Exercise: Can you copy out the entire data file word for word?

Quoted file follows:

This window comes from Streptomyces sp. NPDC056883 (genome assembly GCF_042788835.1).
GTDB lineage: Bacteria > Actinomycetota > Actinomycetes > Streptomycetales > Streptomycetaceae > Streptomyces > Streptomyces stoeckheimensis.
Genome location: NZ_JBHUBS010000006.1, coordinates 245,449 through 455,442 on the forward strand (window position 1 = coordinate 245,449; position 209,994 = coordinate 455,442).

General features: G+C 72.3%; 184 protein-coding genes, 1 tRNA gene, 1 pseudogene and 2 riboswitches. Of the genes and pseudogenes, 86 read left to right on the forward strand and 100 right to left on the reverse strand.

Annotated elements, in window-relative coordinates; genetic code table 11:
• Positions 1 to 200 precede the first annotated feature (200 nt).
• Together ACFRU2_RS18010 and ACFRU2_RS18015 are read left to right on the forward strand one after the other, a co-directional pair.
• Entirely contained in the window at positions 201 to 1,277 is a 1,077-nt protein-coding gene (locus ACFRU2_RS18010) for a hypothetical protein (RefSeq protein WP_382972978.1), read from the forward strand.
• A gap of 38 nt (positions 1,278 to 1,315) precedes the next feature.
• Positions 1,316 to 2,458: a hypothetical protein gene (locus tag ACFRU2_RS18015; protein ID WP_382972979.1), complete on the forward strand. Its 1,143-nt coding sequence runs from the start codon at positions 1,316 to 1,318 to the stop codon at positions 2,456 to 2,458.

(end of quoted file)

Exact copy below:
This window comes from Streptomyces sp. NPDC056883 (genome assembly GCF_042788835.1).
GTDB lineage: Bacteria > Actinomycetota > Actinomycetes > Streptomycetales > Streptomycetaceae > Streptomyces > Streptomyces stoeckheimensis.
Genome location: NZ_JBHUBS010000006.1, coordinates 245,449 through 455,442 on the forward strand (window position 1 = coordinate 245,449; position 209,994 = coordinate 455,442).

General features: G+C 72.3%; 184 protein-coding genes, 1 tRNA gene, 1 pseudogene and 2 riboswitches. Of the genes and pseudogenes, 86 read left to right on the forward strand and 100 right to left on the reverse strand.

Annotated elements, in window-relative coordinates; genetic code table 11:
• Positions 1 to 200 precede the first annotated feature (200 nt).
• Together ACFRU2_RS18010 and ACFRU2_RS18015 are read left to right on the forward strand one after the other, a co-directional pair.
• Entirely contained in the window at positions 201 to 1,277 is a 1,077-nt protein-coding gene (locus ACFRU2_RS18010) for a hypothetical protein (RefSeq protein WP_382972978.1), read from the forward strand.
• A gap of 38 nt (positions 1,278 to 1,315) precedes the next feature.
• Positions 1,316 to 2,458: a hypothetical protein gene (locus tag ACFRU2_RS18015; protein ID WP_382972979.1), complete on the forward strand. Its 1,143-nt coding sequence runs from the start codon at positions 1,316 to 1,318 to the stop codon at positions 2,456 to 2,458.